Private Project

To Kingdom Come

The Etowah and Oostanaula Rivers come together in Rome, Georgia and become the Coosa. As I drove east from Alabama along the Coosa into Rome, I noticed the abandoned General Electric transformer plant in the middle of town; a compound of structures and barren concrete surrounded by barbed wire, a hauntingly dead landscape in the midst of a living city. GE contaminated the Coosa River in Rome just as they did the Hudson River in New York. While the Hudson was dredged by GE at the EPA’s urging, dredging of rivers in Georgia has not occurred. In addition to river contamination, residential and commercial properties in Rome have been subjected to GE’s PCB waste. While GE invested almost two billion dollars in the cleanup of the Hudson, they left Rome with a toxic legacy of PCBs that will remain, as one local citizen noted, “to kingdom come.” This film presents the battle between Rome’s Riverkeepers and General Electric over PCBs and explores the underlying cultural encounter between the North and South through candid interviewing and historical media.

  • Brian Campbell
    Director
    Seed Swap, The Natural State of America, The Night the Blackbirds Fell, Damn de Dam
  • Brian Campbell
    Writer
    Seed Swap, The Natural State of America, The Night the Blackbirds Fell, Damn de Dam
  • Brian Campbell, Ozarkadia Films
    Producer
    Seed Swap, The Natural State of America, The Night the Blackbirds Fell, Damn de Dam
  • Coosa River Basin Initiative
    Producer
  • Billy Morris
    Key Cast
    “Billy Morris”
  • Terrell Case
    Editor
    Rumby in the Jungy, The Natural State of America, The Night the Blackbirds Fell
  • Brian Campbell
    Editor
  • The Barbaric Yawps
    Music
  • Little Country Giants
    Music
  • Austen Earp
    Music
  • Seth Turner
    Music
  • Jeremy Wells
    Music
  • Brian Campbell
    Videography
    Seed Swap, The Natural State of America, The Night the Blackbirds Fell, Damn de Dam
  • Matt Bentley
    Videography
    Backyard Chickens
  • Ouzal Hinz
    Videography
  • Jared Brumbelow
    Videography
  • Tia Carter
    Videography
  • Austen Earp, Paper Panda Studio
    Sound
  • Joe Mann
    Camera Operators
  • Jonah Campbell
    Camera Operators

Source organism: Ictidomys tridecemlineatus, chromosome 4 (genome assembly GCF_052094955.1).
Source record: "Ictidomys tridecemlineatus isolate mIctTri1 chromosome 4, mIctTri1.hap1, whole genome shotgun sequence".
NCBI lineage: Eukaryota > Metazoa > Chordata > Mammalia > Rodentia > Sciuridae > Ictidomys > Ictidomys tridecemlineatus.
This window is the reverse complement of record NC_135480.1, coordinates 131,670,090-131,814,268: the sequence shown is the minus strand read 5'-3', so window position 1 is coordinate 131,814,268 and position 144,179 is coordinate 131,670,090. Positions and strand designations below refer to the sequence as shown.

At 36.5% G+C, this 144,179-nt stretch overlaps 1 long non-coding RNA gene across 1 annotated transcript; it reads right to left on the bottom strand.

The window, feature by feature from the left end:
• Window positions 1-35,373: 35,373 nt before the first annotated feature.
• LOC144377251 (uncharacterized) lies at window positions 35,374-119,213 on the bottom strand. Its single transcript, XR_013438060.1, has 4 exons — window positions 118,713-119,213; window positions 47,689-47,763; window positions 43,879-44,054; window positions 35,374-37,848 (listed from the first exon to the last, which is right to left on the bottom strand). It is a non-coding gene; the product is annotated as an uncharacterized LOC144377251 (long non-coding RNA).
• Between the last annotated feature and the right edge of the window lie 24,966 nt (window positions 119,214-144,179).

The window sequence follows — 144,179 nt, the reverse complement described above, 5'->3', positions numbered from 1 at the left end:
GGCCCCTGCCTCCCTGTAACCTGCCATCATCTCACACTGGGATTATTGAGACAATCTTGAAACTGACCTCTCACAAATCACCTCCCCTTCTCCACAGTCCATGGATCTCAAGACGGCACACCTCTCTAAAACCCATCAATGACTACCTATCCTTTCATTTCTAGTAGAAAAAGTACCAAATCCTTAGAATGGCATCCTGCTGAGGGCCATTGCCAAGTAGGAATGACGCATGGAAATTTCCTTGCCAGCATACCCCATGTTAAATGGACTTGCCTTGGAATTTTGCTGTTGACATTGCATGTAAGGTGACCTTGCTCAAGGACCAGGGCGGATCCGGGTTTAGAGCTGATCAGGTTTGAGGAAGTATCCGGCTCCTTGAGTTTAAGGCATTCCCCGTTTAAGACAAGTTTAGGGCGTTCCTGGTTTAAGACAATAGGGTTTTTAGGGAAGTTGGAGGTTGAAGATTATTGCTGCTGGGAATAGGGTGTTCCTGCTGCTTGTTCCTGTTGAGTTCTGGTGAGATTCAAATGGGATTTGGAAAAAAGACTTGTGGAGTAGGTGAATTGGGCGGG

Seed Swap, The Natural State of America
  • Film Type:
    Documentary
  • Genres:
    Environmental, Documentary, Historical, Cultural History, North-South US
  • Runtime:
    1 hour 11 minutes
  • Completion Date:
    September 18, 2018
  • Production Budget:
    10,000 USD
  • Country of Origin:
    United States
  • Country of Filming:
    United States
  • Film Language:
    English
  • Shooting Format:
    Digital
  • Aspect Ratio:
    16:9
  • Film Color:
    Color
  • First-time Filmmaker:
    No
  • Student Project:
    No
  • Premiere
Director Biography - Brian Campbell

Brian C. Campbell is Associate Professor of Anthropology and Environmental Studies at Berry College, in Mt. Berry, Georgia. He is the director of the Environmental Studies Program (BA, BS, Minor) on the 27,000 acre campus that houses an agricultural biodiversity conservation project and an applied environmental anthropology research program. He received his PhD from the University of Georgia, Department of Anthropology, Environmental and Ecological Anthropology Program, developed and directed the University of Central Arkansas (UCA) anthropology program, and produces documentary films through Ozarkadia Films. Campbell’s film production project, Ozarkadia Films, allows him to collaborate with students and independent film-makers in the production of ethnographic films related to environmental anthropology and sustainable land management. Campbell has produced three independent documentary films that have screened in film festivals: Seed Swap (2010) screened on public television (AETN, PBS affiliate), The Natural State of America (2011) won the 2011 Society for Applied Anthropology Film Award and The Night the Blackbirds Fell (2013) received funding from the Arkansas Humanities Council, UCA Foundation, and Inspired Media and screened in four states, including a Georgia premiere at the 2014 Rome International Film Festival.

Add Director Biography
Director Statement

When I first arrived in Rome, Georgia, USA as a university faculty member charged with starting an Environmental Studies program, I became entranced by the story of GE and the Rome community. I immediately began conducting ethnographic research on GE's impact on Rome. This film, To Kingdom Come, is the summation of that research and represents a work of love for Rome and its unique and beautiful biophysical landscape and people. To Kingdom Come relates the decades-long interaction between GE and Rome in an innovative way, with cultural history references reinforcing the power of media to affect our perceptions of our landscapes and dominant corporations. As a result of the extensive ethnographic research that underlies the film, diverse perspectives and surprising cultural insights emerge. This is an important, classic case of environmental injustice that has not been treated in documentary form, and its presentation now could not be more timely.